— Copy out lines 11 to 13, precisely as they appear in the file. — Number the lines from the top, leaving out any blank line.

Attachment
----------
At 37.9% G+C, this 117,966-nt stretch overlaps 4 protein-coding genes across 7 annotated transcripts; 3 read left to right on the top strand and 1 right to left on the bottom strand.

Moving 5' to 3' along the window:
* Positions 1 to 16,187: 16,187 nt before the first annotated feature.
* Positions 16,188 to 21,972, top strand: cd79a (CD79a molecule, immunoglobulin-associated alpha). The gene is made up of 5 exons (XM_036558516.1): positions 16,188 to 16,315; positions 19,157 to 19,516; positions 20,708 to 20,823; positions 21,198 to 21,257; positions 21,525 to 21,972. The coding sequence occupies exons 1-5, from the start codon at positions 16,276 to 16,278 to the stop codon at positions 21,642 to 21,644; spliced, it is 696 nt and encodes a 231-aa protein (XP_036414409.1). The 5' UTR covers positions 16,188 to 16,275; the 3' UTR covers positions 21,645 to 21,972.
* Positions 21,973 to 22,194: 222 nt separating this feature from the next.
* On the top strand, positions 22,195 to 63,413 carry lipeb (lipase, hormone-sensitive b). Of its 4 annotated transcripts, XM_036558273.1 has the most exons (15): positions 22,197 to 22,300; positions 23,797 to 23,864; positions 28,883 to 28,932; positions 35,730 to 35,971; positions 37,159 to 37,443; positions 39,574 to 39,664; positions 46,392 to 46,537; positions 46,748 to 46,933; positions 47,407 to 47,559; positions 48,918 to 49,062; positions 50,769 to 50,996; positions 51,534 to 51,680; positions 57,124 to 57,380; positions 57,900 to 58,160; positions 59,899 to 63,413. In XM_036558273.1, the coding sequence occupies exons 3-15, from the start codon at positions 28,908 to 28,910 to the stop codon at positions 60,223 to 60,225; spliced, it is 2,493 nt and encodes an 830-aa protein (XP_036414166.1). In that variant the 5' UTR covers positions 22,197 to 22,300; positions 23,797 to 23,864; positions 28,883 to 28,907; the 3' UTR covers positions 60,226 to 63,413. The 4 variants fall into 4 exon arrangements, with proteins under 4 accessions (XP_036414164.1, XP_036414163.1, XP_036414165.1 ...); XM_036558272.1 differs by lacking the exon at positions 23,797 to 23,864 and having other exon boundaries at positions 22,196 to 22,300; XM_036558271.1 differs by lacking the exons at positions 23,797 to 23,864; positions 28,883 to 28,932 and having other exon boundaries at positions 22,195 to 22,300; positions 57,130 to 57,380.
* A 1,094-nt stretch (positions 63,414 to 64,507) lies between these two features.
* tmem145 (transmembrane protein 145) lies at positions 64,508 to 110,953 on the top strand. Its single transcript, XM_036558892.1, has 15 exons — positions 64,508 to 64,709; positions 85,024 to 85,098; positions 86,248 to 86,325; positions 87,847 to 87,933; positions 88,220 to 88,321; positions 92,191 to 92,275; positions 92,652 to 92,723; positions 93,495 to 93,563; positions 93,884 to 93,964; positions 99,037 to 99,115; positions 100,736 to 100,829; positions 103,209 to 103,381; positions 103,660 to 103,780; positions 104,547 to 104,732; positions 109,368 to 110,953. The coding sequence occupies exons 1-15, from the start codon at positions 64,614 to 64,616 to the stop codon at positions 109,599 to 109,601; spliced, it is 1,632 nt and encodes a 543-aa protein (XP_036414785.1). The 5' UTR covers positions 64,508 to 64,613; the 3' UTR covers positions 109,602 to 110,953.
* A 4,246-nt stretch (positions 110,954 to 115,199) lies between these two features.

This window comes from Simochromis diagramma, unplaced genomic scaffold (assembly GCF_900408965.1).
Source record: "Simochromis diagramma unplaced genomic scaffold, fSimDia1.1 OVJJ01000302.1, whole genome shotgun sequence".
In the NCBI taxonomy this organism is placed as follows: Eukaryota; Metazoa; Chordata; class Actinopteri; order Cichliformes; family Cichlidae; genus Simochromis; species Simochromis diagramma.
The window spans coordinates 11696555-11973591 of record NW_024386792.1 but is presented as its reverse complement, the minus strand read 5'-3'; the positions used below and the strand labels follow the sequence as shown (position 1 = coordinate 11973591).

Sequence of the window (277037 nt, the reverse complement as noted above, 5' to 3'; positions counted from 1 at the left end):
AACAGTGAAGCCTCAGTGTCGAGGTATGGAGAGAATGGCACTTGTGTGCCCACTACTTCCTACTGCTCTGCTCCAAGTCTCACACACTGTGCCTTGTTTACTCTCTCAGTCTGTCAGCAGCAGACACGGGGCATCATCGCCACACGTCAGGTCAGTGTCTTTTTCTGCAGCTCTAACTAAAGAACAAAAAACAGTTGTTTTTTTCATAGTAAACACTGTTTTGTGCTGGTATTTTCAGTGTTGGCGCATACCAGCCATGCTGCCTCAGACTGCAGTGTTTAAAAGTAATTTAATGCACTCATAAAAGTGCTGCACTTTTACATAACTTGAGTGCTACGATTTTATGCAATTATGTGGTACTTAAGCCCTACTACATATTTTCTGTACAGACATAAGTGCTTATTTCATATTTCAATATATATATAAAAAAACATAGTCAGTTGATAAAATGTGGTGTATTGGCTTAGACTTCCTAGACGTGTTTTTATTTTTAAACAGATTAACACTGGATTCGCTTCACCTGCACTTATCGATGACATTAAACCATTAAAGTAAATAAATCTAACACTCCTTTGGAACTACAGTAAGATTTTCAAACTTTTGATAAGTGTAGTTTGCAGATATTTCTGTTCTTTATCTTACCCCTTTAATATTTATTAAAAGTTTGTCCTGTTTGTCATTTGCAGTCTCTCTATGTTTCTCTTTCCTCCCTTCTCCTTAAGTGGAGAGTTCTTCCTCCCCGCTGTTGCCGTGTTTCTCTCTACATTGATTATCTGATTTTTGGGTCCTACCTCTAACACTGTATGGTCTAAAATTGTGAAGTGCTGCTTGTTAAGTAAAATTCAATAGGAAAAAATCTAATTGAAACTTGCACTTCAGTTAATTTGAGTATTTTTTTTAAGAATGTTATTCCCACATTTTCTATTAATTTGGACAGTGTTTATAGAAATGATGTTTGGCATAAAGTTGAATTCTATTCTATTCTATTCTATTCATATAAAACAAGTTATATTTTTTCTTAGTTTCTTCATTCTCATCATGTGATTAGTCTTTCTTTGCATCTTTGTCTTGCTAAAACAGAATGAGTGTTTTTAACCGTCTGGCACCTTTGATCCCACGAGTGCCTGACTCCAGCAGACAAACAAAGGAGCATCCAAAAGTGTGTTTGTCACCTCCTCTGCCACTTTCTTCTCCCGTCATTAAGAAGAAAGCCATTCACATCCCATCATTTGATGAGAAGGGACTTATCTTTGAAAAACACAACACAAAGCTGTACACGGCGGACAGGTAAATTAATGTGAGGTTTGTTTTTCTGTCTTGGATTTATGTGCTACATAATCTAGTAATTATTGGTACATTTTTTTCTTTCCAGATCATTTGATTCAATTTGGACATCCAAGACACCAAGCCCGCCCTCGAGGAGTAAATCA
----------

Source record: "Simochromis diagramma unplaced genomic scaffold, fSimDia1.1 OVJJ01000302.1, whole genome shotgun sequence".
In the NCBI taxonomy this organism is placed as follows: Eukaryota; Metazoa; Chordata; class Actinopteri; order Cichliformes; family Cichlidae; genus Simochromis; species Simochromis diagramma.
The window spans coordinates 11696555-11973591 of record NW_024386792.1 but is presented as its reverse complement, the minus strand read 5'-3'; the positions used below and the strand labels follow the sequence as shown (position 1 = coordinate 11973591).